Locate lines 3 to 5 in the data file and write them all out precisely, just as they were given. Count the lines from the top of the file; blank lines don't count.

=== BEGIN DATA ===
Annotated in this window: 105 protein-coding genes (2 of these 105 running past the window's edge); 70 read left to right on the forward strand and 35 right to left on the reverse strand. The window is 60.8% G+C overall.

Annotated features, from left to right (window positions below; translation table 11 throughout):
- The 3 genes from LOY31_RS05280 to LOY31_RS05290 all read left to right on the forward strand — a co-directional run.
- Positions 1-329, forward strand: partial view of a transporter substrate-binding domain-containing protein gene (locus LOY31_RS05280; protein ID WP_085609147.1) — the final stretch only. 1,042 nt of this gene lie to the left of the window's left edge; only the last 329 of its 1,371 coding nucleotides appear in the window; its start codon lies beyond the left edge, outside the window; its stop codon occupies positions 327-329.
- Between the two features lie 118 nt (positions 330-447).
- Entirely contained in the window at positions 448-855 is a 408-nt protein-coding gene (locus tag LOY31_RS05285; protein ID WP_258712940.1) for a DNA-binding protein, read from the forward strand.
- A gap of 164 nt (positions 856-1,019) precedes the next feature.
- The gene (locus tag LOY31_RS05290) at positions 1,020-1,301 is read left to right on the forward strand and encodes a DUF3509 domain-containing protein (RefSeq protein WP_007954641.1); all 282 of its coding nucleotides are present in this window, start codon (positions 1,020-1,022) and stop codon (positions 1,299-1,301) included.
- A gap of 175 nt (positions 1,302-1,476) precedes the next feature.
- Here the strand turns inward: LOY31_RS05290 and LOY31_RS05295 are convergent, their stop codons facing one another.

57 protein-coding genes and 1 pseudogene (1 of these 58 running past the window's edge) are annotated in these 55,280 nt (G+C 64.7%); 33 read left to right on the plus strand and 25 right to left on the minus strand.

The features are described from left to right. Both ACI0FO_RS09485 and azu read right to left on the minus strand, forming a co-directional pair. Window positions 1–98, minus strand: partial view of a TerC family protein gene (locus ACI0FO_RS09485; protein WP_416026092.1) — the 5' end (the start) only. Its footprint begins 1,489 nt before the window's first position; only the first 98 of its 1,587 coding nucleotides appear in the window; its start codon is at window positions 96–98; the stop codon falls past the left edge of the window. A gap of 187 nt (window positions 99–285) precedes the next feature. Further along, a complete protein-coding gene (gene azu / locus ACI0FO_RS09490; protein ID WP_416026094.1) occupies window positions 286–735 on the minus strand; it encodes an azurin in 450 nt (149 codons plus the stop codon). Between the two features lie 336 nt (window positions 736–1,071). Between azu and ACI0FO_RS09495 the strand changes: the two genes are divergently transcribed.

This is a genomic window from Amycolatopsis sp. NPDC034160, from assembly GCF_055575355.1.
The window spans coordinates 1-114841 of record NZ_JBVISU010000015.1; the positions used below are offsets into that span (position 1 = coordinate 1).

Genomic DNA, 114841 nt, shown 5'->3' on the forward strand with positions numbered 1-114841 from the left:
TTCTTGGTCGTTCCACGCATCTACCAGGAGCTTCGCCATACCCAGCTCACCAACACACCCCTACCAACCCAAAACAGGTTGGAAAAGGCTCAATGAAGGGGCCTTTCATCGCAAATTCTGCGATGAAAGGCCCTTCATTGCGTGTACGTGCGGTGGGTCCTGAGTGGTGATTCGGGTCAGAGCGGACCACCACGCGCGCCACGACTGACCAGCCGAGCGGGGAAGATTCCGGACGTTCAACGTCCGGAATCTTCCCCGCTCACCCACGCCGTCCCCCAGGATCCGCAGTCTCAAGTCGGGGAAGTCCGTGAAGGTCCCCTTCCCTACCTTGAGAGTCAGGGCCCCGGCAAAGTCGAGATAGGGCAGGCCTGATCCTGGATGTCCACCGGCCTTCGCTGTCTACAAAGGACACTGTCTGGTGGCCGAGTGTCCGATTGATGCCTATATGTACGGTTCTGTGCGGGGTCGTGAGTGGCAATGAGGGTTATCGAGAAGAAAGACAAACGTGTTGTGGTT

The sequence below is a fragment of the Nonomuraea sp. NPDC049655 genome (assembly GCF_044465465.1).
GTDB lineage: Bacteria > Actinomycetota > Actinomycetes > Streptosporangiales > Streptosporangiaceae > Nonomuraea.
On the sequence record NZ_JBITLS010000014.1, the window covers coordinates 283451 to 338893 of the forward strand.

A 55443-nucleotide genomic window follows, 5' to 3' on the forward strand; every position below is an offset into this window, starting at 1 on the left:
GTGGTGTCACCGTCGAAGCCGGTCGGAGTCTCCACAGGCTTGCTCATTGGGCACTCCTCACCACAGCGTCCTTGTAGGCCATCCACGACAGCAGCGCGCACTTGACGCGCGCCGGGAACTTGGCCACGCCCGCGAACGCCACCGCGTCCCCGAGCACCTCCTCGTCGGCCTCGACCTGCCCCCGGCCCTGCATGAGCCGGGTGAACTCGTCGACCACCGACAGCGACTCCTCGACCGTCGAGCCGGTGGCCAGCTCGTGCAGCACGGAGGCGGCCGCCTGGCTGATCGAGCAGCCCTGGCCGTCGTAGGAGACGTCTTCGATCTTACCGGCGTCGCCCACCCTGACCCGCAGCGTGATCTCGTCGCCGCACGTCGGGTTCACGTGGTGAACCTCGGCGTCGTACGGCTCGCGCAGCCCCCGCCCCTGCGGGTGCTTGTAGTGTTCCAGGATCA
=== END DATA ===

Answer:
- The 3 genes from LOY31_RS05280 to LOY31_RS05290 all read left to right on the forward strand — a co-directional run.
- Positions 1-329, forward strand: partial view of a transporter substrate-binding domain-containing protein gene (locus LOY31_RS05280; protein ID WP_085609147.1) — the final stretch only. 1,042 nt of this gene lie to the left of the window's left edge; only the last 329 of its 1,371 coding nucleotides appear in the window; its start codon lies beyond the left edge, outside the window; its stop codon occupies positions 327-329.
- Between the two features lie 118 nt (positions 330-447).